Saturday, June 28, 2014

Flash #98

Terminal Velocity Mach Four: Hit and Run

Mark Waid Story
Salvador Larocca Pencils
Jose Marzan Inks
Tom McCraw Colors
Gaspar Letters
Alisande Morales • Assistant Editor
Ruben Diaz • Associate Editor
Brian Augustyn • Editor

The cover is by Mike Wieringo and Jose Marzan Jr. From left, we have a very disgruntled Bart Allen, Jay Garrick trying to make peace, Jesse Quick looking a bit unsure of herself, an encouraging Wally West, and a contemplative Max Mercury.  I love all the emotion Wieringo was able to put here, and the basic pose in front of a lightning storm is great, too. I just wish there wasn't such a thick white line around each character.

The story picks right up where Flash #97 left off, with Wally naming Jesse as his successor. Johnny Quick and Jay Garrick, who are both quite old, had to bow out from the adventure. The rest of the speedsters, meanwhile, are searching for Kobra's remaining secret power plants. And Bart is none too happy with Wally.

Bart tells Wally he sucks, and Wally dismisses his bitterness, saying he tried to train Bart, but he wouldn't open up and learn, and that is everybody's loss. Jesse, however, is a student of super speed, and more qualified to serve as Keystone City's protector after Wally is taken into the Speed Force. Like her father, Jesse needs to recite a speed formula — 3x2(9yz)4a — which Bart thinks sounds stupid. But Wally doesn't care. He knows the formula works — as we saw in Flash #91 — and his decision on Jesse is final. The four speedsters then separate, with Bart and Jesse heading to the north, while Wally and Max check out the west. But then Wally decides to go off on his own real quick.

We then see Kobra himself torturing one of his lackeys, who he blames for exposing his operation to the Flash. Now Kobra believes his hand is forced, and he needs to launch Project Morpheus before Flash finds the remaining stations.

Meanwhile, Pied Piper is continuing to work on the Kobra power receptor to trace it back to the super villain himself. Wally pays him a visit, and pulls Linda Park aside to warn her about Kobra, but she confronts him about the information he's been withholding from her. So he finally tells her that he believes he'll soon be sucked into the Speed Force, but he still holds back something. Linda begins to cry, they kiss each other, and Wally gives her his Flash ring. Wally then takes off, again warning Linda to not get involved. But as soon as he's gone, Linda asks Pied Piper and Iris Allen to help her help Wally.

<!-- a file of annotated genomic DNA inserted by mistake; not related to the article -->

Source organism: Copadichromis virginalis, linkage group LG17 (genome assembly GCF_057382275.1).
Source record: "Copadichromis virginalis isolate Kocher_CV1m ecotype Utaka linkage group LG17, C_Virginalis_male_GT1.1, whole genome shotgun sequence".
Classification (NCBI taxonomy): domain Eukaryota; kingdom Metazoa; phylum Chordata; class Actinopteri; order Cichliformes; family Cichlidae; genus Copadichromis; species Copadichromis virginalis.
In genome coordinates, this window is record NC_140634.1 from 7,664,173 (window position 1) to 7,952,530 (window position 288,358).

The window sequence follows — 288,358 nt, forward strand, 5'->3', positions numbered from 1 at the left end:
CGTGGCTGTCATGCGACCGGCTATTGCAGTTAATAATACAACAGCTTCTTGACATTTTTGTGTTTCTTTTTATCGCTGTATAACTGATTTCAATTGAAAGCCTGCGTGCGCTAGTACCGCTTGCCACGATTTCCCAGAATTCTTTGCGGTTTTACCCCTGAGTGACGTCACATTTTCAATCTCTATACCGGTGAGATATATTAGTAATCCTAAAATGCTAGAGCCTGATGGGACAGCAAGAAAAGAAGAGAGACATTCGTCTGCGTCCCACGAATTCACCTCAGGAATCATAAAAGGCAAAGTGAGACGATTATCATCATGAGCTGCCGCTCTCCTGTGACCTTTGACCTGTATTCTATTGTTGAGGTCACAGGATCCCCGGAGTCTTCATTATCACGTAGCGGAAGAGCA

We rejoin Bart and Jesse, and Jesse is surprised with how quiet Bart is being. He says he thought he had a reason to put on this stupid suit and put up with Wally. Bart then quickly assure Jesse that he does care about Wally, and he'll still stick by him, even if Wally won't stick with him. They then visit the rundown Keystone Garden, and Bart is perplexed by all the stuff inside. Turns out it's just trees and flowers, something Bart has never actually felt, having been raised in a virtual reality in the 30th century. And he tells Jesse he just might go back there once all this business with Kobra is over.

Bart and Jesse then come across a large greenhouse, and Bart vibrates his head inside to see it filled with tons of large solar panels. Jesse immediately wants to bust inside, but Bart shocks her by telling her to wait. In an extremely rare moment of thoughtfulness, Bart decides to come up with a plan, which involves vibrating the outside walls of the greenhouse to cause it to explode.

Wally then catches up with Max, and they discover a fake cornfield, which is concealing wires and cables leading to a bunch of wind turbines. So Max and Wally destroy the turbines with a couple of tornadoes, which attract Bart and Jesse. Amazed by the level of destruction, Bart exclaims, "Holy grife! You mean business!"

Realizing two of his power plants have been destroyed, Kobra hastily launches Project Morpheus Stage Alpha, which envelopes Keystone City in a large forcefield. The four speedsters, on the outside of the city, see the forcefield coming down and race to get inside before they're trapped out. But only Wally and Jesse are able to make it. Wally begins to freak out and start screaming again. Jesse tries to calm him down, but he tells her that he needed everybody to help him save Linda. Turns out, the most troubling aspect of his vision of the future was not his own death, but that of his girlfriend's.